A recent news article described a forthcoming phone app system that will assemble health information from a user’s antibodies, DNA and the bacteria in their gut (1).  Intended to provide tips concerning healthy dietary practices and activities as well as possibly revealing diseases in their early stages, the information may have impressed a number of readers.  The problem with the news story is that only people directly involved in the creation of the new app were interviewed.  Although the sources are well-informed and their affiliations were made clear in the article, readers ended up getting only the press release side of this story. 

One of the persons interviewed claimed that antibody testing performed on a drop of blood could reveal around 50 diseases including diabetes, lung cancer and Alzheimer’s disease (AD).  That last claim about AD is quite interesting because no one else in the world can do any such thing.  A test like that has been sought for many years and would in and of itself be considered a major, tremendously important breakthrough.  However, AD clinical trials have failed in part because researchers have not been able to find reliable biomarkers (2) and are not even sure exactly what sequence of pathology triggers dementia (3).


The developers anticipate their new technology will be able to identify at least a hundred diseases by the end of the year.  I wish them luck, but predict that they will have one heck of a time validating their test for AD, so better make that 99.  While there is a great deal of excitement regarding the health influences of our microbial symbionts, the established information is so scanty it is nowhere near anything that could be reduced to useful clinical practice.  Caveat emptor.      

Scientists and technology developers should be enthused about their work, but journalists must recognize the need to include balancing opinions from neutral experts whenever key sources have a clear conflict of interest.  In this instance at least some aspects of the new app were greatly over-hyped.  This may serve the short-term needs of the developers, but as other have noted for overstated scientific claims propagated in social media (4), weakly sourced articles in the mainstream press may unintentionally misinform the public and could end up promoting a general distrust and cynicism toward science in general.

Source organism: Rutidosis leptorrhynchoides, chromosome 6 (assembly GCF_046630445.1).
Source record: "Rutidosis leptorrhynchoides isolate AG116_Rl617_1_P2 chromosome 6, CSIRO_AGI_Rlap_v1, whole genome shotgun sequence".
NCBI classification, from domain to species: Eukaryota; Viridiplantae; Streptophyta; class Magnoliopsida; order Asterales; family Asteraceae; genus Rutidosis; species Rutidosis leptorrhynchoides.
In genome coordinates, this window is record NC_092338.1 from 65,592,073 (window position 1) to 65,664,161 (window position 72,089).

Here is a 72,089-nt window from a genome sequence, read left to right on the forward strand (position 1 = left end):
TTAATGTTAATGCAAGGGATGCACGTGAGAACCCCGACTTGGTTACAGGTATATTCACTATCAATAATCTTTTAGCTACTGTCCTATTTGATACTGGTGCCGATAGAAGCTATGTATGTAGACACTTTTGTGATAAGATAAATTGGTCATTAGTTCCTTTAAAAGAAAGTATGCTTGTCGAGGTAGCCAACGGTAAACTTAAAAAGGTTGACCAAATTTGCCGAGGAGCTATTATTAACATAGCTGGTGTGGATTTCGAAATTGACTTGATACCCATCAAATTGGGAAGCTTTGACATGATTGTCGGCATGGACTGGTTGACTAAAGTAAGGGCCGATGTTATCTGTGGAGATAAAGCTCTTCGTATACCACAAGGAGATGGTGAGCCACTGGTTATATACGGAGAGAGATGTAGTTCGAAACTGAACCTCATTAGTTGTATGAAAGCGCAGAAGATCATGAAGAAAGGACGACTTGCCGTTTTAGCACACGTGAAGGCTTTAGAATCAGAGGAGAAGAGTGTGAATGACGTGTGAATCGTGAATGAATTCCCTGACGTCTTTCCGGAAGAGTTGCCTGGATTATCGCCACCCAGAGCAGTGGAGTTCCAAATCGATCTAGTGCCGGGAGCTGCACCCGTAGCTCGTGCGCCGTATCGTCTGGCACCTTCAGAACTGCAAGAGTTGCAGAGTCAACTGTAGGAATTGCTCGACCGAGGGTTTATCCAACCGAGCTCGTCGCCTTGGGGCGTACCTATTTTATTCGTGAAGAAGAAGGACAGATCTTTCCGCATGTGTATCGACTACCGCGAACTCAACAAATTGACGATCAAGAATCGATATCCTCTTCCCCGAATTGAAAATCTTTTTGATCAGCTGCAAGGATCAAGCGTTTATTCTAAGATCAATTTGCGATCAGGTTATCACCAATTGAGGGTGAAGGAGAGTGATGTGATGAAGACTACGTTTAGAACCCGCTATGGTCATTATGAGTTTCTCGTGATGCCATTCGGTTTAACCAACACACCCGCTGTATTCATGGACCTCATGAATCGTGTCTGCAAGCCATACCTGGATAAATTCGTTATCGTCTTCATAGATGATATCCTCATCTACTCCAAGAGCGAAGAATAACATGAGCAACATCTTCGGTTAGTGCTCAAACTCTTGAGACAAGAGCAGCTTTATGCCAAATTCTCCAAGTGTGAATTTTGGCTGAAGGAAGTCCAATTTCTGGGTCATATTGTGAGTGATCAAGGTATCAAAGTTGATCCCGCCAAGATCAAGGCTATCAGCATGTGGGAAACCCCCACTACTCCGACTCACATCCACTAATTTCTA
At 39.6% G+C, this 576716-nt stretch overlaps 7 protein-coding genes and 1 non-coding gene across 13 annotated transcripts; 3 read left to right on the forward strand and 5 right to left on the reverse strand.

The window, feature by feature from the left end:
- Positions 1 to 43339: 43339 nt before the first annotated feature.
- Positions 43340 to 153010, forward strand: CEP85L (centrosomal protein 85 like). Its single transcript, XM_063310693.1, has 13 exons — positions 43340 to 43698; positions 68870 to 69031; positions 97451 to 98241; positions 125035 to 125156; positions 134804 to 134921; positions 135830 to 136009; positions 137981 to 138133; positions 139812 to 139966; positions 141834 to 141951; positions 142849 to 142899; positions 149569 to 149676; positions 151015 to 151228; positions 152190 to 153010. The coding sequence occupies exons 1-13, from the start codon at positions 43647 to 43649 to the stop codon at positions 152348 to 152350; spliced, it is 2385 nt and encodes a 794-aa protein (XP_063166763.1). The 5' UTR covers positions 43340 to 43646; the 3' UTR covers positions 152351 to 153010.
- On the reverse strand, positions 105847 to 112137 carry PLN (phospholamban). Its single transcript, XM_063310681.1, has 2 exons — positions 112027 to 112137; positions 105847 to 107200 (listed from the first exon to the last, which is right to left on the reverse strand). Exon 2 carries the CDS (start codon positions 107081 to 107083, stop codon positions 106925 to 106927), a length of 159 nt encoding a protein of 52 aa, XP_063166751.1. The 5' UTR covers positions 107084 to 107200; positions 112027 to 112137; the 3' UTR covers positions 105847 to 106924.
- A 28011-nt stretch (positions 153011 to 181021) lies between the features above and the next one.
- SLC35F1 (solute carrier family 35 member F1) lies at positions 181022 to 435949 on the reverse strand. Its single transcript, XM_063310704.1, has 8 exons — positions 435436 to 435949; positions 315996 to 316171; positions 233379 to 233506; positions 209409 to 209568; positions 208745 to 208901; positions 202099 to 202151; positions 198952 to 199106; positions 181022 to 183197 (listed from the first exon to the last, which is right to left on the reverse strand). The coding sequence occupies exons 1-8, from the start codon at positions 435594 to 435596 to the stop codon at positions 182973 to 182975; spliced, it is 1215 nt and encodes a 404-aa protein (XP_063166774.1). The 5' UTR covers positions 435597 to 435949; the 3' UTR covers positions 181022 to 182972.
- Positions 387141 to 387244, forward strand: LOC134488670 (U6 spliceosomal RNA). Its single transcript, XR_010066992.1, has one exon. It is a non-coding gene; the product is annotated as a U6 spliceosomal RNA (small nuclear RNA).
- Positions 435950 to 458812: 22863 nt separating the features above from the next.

(1) D. Staahl. 2017. App That Tracks Your Health Down to DNA Will Include ASU Technology.  31 January 2017.  http://www.azfamily.com/story/34395617/app-that-tracks-your-health-down-to-dna-will-include-asu-technology#

(2)   Solanezumab: Did Aβ ‘Reflux’ From Blood Confound Target Engagement in CSF? http://www.alzforum.org/news/conference-coverage/solanezumab-did-av-reflux-blood-confound-target-engagement-csf  ALZFORUM, 31 January 2017.

(3)   C. R. Jack et al.  2016.  A/T/N: An Unbiased Descriptive Classification Scheme for Alzheimer Disease Biomarkers.  Neurology 87(5):539-547.  https://www.ncbi.nlm.nih.gov/pmc/articles/PMC4970664/

(4)   J. M. Smoliga and C. J. Kendall.  2017.  Inaccuracies: Axe science hype from social media.  Nature, 1 February 2017. http://www.nature.com/nature/journal/v542/n7639/full/542031c.html